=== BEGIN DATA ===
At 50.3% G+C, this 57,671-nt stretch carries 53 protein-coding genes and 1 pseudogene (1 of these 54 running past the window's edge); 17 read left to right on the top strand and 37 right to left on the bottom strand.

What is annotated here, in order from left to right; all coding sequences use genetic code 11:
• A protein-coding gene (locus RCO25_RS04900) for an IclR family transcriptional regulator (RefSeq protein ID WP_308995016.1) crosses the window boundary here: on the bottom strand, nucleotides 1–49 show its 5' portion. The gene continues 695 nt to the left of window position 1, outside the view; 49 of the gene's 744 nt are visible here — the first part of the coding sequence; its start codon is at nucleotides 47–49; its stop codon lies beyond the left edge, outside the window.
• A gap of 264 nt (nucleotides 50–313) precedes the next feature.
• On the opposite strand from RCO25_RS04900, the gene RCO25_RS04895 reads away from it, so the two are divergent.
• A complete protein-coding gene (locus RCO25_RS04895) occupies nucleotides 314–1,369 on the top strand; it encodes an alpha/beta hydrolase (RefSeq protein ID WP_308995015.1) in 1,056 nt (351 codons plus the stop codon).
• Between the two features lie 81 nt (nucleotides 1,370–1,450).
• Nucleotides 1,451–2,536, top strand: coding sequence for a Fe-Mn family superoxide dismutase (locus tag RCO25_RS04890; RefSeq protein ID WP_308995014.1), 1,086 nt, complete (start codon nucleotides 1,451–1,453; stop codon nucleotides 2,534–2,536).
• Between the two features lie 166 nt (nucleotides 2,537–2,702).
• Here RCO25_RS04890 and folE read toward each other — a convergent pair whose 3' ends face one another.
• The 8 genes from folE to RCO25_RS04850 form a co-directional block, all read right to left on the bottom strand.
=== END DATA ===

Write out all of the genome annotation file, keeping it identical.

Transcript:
At 50.3% G+C, this 57,671-nt stretch carries 53 protein-coding genes and 1 pseudogene (1 of these 54 running past the window's edge); 17 read left to right on the top strand and 37 right to left on the bottom strand.

What is annotated here, in order from left to right; all coding sequences use genetic code 11:
• A protein-coding gene (locus RCO25_RS04900) for an IclR family transcriptional regulator (RefSeq protein ID WP_308995016.1) crosses the window boundary here: on the bottom strand, nucleotides 1–49 show its 5' portion. The gene continues 695 nt to the left of window position 1, outside the view; 49 of the gene's 744 nt are visible here — the first part of the coding sequence; its start codon is at nucleotides 47–49; its stop codon lies beyond the left edge, outside the window.
• A gap of 264 nt (nucleotides 50–313) precedes the next feature.
• On the opposite strand from RCO25_RS04900, the gene RCO25_RS04895 reads away from it, so the two are divergent.
• A complete protein-coding gene (locus RCO25_RS04895) occupies nucleotides 314–1,369 on the top strand; it encodes an alpha/beta hydrolase (RefSeq protein ID WP_308995015.1) in 1,056 nt (351 codons plus the stop codon).
• Between the two features lie 81 nt (nucleotides 1,370–1,450).
• Nucleotides 1,451–2,536, top strand: coding sequence for a Fe-Mn family superoxide dismutase (locus tag RCO25_RS04890; RefSeq protein ID WP_308995014.1), 1,086 nt, complete (start codon nucleotides 1,451–1,453; stop codon nucleotides 2,534–2,536).
• Between the two features lie 166 nt (nucleotides 2,537–2,702).
• Here RCO25_RS04890 and folE read toward each other — a convergent pair whose 3' ends face one another.
• The 8 genes from folE to RCO25_RS04850 form a co-directional block, all read right to left on the bottom strand.